One of my cousins who i tend to speak to less than others is awami league and stood for his local union chairman position, his sister told me that the only other main contender is bnp so they're likely to fix him (my cousin) the ballot anyway, therefore, he's refusing to stand down despite relatively large cash incentives from the opposition and vested supporters.
it's becoming harun kissinger's moger mullok.
Especially given the fact that the initial arguments against JI (which were used to catapult to the present situation) centered around "democracy" and "will of the people".
It later became apparent that "will of the people" is proclaimed as long as public opinion can be manufactured, when that no longer works, the secularists resort to open falsehood and treachery.
The fact that british police were training death squads in bangladesh whilst their soldiers illegally occupied iraq speaks volumes for those who care to wonder.about what's been and is going on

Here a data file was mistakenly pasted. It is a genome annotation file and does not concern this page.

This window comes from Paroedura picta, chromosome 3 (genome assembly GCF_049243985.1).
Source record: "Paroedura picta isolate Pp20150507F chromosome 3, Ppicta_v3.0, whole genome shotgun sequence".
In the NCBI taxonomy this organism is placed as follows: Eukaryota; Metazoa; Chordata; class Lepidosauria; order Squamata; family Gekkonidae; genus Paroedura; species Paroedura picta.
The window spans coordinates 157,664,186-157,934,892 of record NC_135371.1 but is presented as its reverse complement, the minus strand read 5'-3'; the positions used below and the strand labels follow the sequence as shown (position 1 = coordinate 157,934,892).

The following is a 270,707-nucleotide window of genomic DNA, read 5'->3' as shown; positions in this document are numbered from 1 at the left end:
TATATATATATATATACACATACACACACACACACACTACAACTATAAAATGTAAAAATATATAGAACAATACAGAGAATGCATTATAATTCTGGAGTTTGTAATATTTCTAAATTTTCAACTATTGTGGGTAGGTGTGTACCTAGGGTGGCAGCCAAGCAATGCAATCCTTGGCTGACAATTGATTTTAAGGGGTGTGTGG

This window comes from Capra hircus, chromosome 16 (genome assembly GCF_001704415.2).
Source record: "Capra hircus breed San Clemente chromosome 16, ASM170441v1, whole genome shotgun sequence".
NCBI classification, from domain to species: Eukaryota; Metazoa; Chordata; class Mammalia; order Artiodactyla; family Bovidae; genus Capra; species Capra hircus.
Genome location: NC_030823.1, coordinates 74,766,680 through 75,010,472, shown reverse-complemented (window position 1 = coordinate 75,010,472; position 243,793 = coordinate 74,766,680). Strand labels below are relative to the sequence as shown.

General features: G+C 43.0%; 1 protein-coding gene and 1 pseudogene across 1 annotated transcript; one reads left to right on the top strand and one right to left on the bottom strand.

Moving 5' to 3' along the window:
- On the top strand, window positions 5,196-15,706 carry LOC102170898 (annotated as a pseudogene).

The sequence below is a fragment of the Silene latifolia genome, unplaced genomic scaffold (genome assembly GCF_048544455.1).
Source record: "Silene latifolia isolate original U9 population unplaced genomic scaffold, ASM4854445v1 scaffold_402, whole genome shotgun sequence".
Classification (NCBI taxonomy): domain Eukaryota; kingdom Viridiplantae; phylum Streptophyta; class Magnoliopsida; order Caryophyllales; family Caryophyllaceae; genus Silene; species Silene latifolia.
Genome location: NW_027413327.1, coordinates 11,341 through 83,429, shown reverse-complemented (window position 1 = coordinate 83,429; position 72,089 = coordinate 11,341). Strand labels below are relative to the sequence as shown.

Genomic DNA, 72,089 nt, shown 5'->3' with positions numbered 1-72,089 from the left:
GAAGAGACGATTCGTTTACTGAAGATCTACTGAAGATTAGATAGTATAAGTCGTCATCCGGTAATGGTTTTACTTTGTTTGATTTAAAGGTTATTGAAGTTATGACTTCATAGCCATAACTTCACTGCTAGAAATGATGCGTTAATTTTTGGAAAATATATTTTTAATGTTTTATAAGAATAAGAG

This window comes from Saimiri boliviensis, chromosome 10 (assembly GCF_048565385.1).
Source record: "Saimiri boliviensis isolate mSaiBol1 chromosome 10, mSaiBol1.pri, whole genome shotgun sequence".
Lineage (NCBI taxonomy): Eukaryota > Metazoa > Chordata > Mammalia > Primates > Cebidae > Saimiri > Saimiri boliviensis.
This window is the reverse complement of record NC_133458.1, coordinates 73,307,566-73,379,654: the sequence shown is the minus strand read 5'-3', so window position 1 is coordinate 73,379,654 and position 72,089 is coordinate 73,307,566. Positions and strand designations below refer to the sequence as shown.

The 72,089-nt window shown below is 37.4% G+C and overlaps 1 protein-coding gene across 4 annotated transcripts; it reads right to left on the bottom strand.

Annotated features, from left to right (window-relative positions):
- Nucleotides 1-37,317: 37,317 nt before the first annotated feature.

05-23-2016, 08:18 AM
The elections for PM a few years ago were ridiculously fixed.
I knew a hardcore Awami League guy who went to vote for Awami League, come back complaining because his ballot had already been cast by the time he went to vote. Although it was cast in favor for the candidate he would've voted for anyway, he was upset that he was essentially not allowed to vote.

Foreign governments prefer the AL however, due to ALs anti-Islamic policies (which stem because the opposition Jamaati-Islam allies itself with their main opposition, the BNP)

All the politics in BD are corrupt however and historically both AL and BNP have stolen insane amounts of money.